That's sort of the trouble I'm having. There are indeed lots of pictures and examples and it's feeling a bit... overwhelming, trying to decide which way to go. And pictures aren't stocks or rifles I can handle and try out for fit; I don't want to drop money on a stock and then get it in hand and realize it doesn't work for me at all. That's the main reason why I was gravitating toward a trimmed military stock; I know for a fact that I'm comfortable with one.
 

perttime

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The schnabel tip is a sort of a position marker for your hand, or for laying the rifle on a rest. Typically it is used on a very thin fore-end, where it also keeps the thin wood from splitting. Not really my preference for feel or looks.

The hogback comb is mainly a style of getting the cheekpiece where you want it. Personally, I prefer the look of a straight comb.
 

WebleyGreene455

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The schnabel tip is a sort of a position marker for your hand, or for laying the rifle on a rest. Typically it is used on a very thin fore-end, where it also keeps the thin wood from splitting. Not really my preference for feel or looks.

The hogback comb is mainly a style of getting the cheekpiece where you want it. Personally, I prefer the look of a straight comb.
From what I understand, the "hogback" will align your eye with irons better but it looks like it wouldn't go well with a scope.

The Schnabel is something I could take or leave, I've seen attractive rifles with and without them. But I could always reshape a Schnabel stock into a more streamlined style if I chose.
 

Tokoloshe Safaris

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If you can get your hands on any of the "Mauser books" they show just about every stock that "Mauser" ever made. Many years ago I had a rifle built for me, many people became involved in the project over about a 4 year period of time. After I had the rifle built I came across a similar design in one of the mauser books. It was a commercial model with a semi military stock with upper hand guard. Mine completed looked very similar to the .303 enfield jungle carbine. The barrelled action was a CZ .404J, short barrel?, sights NECG. No checkering side mounted sling with oiler& recoil reducer. I loved it, sold it still regret selling it!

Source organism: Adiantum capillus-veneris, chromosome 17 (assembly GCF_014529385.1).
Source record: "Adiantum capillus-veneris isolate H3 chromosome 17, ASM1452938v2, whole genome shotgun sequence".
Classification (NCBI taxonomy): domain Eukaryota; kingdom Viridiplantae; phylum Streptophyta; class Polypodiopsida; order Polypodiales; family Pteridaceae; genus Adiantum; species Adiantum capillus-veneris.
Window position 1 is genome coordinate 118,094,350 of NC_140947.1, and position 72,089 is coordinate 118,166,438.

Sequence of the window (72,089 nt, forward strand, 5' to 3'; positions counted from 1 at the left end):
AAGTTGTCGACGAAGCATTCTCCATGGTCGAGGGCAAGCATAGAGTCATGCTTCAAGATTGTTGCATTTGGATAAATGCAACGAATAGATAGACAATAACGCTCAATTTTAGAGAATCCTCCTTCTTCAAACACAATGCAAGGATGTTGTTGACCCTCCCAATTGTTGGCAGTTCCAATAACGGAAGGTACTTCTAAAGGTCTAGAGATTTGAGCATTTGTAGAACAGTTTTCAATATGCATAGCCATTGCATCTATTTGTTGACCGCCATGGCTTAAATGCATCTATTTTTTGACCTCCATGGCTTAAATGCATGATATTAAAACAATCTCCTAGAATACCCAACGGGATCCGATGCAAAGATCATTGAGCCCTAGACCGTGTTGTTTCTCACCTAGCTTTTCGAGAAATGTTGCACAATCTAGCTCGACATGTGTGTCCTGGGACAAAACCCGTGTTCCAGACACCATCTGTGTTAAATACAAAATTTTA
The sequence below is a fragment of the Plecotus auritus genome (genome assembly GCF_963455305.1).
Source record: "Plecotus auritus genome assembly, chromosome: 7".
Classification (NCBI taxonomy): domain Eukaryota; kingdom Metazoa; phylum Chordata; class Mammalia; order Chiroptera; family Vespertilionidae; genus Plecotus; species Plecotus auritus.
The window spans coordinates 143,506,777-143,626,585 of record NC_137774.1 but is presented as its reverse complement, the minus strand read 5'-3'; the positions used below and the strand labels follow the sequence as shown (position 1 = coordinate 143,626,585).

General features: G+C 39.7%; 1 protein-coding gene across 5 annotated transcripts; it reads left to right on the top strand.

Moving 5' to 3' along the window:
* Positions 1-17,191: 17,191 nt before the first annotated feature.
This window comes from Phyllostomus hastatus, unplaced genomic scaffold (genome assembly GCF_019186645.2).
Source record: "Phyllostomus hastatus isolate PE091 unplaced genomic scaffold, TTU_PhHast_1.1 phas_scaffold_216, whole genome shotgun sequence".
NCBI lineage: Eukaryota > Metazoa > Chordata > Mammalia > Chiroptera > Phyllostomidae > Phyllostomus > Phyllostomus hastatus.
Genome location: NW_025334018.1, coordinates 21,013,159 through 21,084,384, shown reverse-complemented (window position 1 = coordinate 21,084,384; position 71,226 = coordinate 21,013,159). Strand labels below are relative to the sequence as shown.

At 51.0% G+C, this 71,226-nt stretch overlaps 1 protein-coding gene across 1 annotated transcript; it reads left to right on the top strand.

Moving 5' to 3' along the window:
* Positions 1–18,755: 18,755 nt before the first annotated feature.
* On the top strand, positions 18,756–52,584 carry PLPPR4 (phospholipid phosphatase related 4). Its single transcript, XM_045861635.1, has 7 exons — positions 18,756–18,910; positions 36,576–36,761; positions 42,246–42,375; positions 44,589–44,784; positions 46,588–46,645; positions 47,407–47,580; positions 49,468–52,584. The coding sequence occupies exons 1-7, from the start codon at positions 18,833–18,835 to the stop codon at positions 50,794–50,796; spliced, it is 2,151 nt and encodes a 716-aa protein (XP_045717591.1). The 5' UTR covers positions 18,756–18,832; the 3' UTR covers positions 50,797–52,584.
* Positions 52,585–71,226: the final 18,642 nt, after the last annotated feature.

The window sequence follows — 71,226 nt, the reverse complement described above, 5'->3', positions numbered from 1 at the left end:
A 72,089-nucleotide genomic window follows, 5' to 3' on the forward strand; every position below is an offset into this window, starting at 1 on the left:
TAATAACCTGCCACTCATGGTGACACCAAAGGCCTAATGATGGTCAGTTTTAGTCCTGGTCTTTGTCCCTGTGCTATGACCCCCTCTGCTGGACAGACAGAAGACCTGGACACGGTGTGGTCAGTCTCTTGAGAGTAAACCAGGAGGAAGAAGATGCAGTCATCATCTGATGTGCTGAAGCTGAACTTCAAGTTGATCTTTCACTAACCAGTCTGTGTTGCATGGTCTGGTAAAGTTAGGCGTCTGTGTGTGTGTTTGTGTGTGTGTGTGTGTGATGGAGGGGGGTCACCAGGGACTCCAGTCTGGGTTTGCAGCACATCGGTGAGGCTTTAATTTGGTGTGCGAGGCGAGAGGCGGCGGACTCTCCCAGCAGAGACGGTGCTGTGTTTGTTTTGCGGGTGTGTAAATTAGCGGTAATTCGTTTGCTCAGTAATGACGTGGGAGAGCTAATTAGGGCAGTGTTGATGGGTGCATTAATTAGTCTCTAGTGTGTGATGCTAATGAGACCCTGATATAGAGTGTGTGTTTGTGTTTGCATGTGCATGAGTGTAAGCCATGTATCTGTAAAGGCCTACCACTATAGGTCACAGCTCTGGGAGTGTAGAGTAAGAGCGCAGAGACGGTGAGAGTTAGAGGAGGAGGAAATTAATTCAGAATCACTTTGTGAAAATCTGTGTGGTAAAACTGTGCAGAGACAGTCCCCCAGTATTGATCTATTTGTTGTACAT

WebleyGreene455

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If you can get your hands on any of the "Mauser books" they show just about every stock that "Mauser" ever made. Many years ago I had a rifle built for me, many people became involved in the project over about a 4 year period of time. After I had the rifle built I came across a similar design in one of the mauser books. It was a commercial model with a semi military stock with upper hand guard. Mine completed looked very similar to the .303 enfield jungle carbine. The barrelled action was a CZ .404J, short barrel?, sights NECG. No checkering side mounted sling with oiler& recoil reducer. I loved it, sold it still regret selling it!
What sort of recoil reducer? Pad, or something inside the stock like the mercury ones I hear tell of?
 

Tokoloshe Safaris

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I cannot remember the name of the recoil reducer it was not a mercury recoil reducer. It was a mechanical recoil reducer, you physicaly pulled it into your shoulder to "cock it". a plate with a recoil pad was against your shoulder then there was a slight gap between that plate and the stock with 2 exposed rods. The whole thing was a bit ugly so I had the recoil pad and the exposed area fitted with a pig skin recoil pad cover. The amount of felt recoil reduction was unbelievable. I cannot remember the barrel length it was somewhere between 20" & 22". I wish I had a picture for you. Also the wood was laminated for strength. This rifle was as handy as a carbine and had the recoil of maybe a 30-06.

I will try to get you more info on the recoil reduction system, never will you see a muzzle brake on anything that I own!!
 

WebleyGreene455